But then one morning my sweet S brought me one of the most memorable moments of my career. She had struggled since the first weeks of school to attempt even the lowest level of tasks without shutting down and refusing to do anything but give up, cry, and exclaim, "I can't do this! I am dumb. I don't get it and I can't learn it." After working diligently that morning on 10 problems in an algebraic thinking standard, headphones in and whiteboard being filled and erased in a frenzy of math work, she raised her hand to share her score with me. Beaming ear to ear she looked up as she pointed at the screen: "100%". Without thinking twice I pulled her up from the carpet, stood her on the table, and announced her triumph to the class. "Guess what?! S just got a 100!!" I didn't tell them to clap, I had never had a class discussion about what to do when celebrating a classmate, but without hesitation the class burst into cheers and claps and comments of congratulations. S had persevered, shown humility to accept help and leadership all morning from her classmates when she struggled with tech and math alike, and she took risks and showed bravery in attempting something that felt unattainable. Her classmates had lived that struggle alongside her, not just that morning but since the first day of school, and they felt so invested in her success that they knew this was an accomplishment to be proud of. I wish I could capture the energy in the room at that moment - to bottle it up and share with passionate educators and naysayers alike. Why personalized learning? Why technology-enabled classrooms? Why students empowered with so much choice and ownership of learning? That is why - that moment, multiplied by classrooms full of students and day after day of other, similar moments which all lead to independent learners being prepared for their future.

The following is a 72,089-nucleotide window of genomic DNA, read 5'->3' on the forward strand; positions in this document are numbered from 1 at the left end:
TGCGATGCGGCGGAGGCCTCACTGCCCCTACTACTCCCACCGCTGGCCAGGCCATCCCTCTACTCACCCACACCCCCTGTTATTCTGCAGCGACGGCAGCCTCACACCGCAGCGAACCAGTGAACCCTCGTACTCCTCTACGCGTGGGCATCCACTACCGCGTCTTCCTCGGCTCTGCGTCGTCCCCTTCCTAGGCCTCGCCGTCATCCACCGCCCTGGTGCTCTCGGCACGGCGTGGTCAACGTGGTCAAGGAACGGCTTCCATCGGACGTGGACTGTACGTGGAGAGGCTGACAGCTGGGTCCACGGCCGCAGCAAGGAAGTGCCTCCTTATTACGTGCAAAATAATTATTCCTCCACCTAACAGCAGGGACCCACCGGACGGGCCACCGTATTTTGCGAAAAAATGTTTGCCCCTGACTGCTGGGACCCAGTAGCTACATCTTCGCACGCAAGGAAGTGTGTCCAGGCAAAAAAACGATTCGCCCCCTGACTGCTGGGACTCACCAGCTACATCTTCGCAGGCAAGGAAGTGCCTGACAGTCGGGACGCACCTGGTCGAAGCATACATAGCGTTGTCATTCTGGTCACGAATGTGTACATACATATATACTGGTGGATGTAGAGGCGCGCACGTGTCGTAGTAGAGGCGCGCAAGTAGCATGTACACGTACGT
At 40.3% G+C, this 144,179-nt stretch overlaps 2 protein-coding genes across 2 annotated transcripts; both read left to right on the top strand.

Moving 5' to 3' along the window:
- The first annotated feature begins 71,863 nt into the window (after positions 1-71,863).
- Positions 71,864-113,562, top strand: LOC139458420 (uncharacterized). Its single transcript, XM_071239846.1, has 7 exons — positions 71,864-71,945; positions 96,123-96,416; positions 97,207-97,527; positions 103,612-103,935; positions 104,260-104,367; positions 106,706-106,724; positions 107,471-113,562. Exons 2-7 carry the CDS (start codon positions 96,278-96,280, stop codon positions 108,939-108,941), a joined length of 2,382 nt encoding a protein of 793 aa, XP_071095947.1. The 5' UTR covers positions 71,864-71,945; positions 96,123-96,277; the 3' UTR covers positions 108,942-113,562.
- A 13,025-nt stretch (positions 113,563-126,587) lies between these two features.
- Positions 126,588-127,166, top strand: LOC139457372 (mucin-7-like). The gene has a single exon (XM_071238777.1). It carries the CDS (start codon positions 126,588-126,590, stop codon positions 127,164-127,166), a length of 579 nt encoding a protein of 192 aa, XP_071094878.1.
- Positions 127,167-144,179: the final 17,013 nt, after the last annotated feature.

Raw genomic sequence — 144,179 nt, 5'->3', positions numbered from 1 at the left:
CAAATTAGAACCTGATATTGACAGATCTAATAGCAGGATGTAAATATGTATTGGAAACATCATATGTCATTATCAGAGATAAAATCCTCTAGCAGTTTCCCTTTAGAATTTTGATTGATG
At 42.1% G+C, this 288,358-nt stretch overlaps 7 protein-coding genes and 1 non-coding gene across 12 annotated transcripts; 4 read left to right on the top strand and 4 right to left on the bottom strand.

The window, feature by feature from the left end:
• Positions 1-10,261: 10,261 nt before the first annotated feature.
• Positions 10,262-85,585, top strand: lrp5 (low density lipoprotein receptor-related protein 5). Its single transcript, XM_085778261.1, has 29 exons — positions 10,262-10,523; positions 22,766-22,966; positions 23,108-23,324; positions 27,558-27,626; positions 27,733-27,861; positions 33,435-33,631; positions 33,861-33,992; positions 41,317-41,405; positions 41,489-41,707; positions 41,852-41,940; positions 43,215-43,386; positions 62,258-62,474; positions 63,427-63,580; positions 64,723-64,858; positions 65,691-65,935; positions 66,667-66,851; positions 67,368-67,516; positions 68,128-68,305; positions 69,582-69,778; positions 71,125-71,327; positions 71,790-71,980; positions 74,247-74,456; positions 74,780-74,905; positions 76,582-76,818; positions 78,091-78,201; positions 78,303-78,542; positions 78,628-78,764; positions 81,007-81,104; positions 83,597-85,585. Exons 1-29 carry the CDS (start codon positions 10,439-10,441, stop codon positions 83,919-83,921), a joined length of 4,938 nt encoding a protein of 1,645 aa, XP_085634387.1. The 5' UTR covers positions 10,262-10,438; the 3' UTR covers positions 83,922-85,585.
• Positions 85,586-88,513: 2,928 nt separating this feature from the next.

Blended and personalized learning isn't all about the technology. It isn't kids sitting behind computer screens and plugging along without interacting with the kids sitting right next to them. It certainly isn't easy for teachers who have to spend hours crafting impeccable, data-informed lessons and precise classroom routines while being ready to relinquish control to students in a moment's notice to adjust and go down a path they could never have anticipated. At its best it is the complete opposite of these things. It is taking a strong philosophy, pedagogy, classroom culture and enhancing it with technology tools. It is being willing to put students in the driver's seat and embrace the structured chaos and confusion along the way. When my kiddos started 4th grade some were tentative, waiting for the learning to be provided to them and trying to provide the "right" response only when prompted. Now they go after learning, asking the questions and not waiting for permission to go find the answers. There isn't 1 teacher who they go to for help, there are 29, and every voice is valued equally. My students are learning to embrace the struggle and frustration, recognizing that taking risks and continuing to try and try again often provides much greater rewards than staying in the comfortable place where we know we can succeed fairly easily. +Ben Wilkoff often says, "Learning isn't an event, it is something that happens over time", and I think my kids have started to understand this for themselves because we had the tools they needed to take control of their experience. Jumping in with blended and personalized learning hasn't been easy, and it certainly hasn't always been pretty. But through the frequent mess and frustration it has been a privilege to learn alongside these brilliant young people and to watch them experience their own "Eureka!" moments every day. I'm extremely proud of their flexibility, perseverance, and excitement this year and cannot wait to see how they continue to grow and share their learning and expertise with the world.

1 comment:

  1. I loved your blogpost. It resonates with my journey of moving towards more personalized learning and creating a community of intrinsic learners. Thanks for sharing your thinking!
    Meg Jones